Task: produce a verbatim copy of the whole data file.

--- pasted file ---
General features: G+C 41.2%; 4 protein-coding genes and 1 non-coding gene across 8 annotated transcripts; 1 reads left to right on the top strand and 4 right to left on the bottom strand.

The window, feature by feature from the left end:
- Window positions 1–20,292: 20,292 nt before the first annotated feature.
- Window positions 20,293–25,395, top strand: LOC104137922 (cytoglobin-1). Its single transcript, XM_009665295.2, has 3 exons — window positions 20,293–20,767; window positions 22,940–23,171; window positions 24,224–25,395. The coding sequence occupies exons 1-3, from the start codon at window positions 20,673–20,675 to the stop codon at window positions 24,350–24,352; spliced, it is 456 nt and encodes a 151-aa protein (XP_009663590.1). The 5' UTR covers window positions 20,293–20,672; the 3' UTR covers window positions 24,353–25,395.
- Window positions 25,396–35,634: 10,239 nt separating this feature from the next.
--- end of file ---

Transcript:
General features: G+C 41.2%; 4 protein-coding genes and 1 non-coding gene across 8 annotated transcripts; 1 reads left to right on the top strand and 4 right to left on the bottom strand.

The window, feature by feature from the left end:
- Window positions 1–20,292: 20,292 nt before the first annotated feature.
- Window positions 20,293–25,395, top strand: LOC104137922 (cytoglobin-1). Its single transcript, XM_009665295.2, has 3 exons — window positions 20,293–20,767; window positions 22,940–23,171; window positions 24,224–25,395. The coding sequence occupies exons 1-3, from the start codon at window positions 20,673–20,675 to the stop codon at window positions 24,350–24,352; spliced, it is 456 nt and encodes a 151-aa protein (XP_009663590.1). The 5' UTR covers window positions 20,293–20,672; the 3' UTR covers window positions 24,353–25,395.
- Window positions 25,396–35,634: 10,239 nt separating this feature from the next.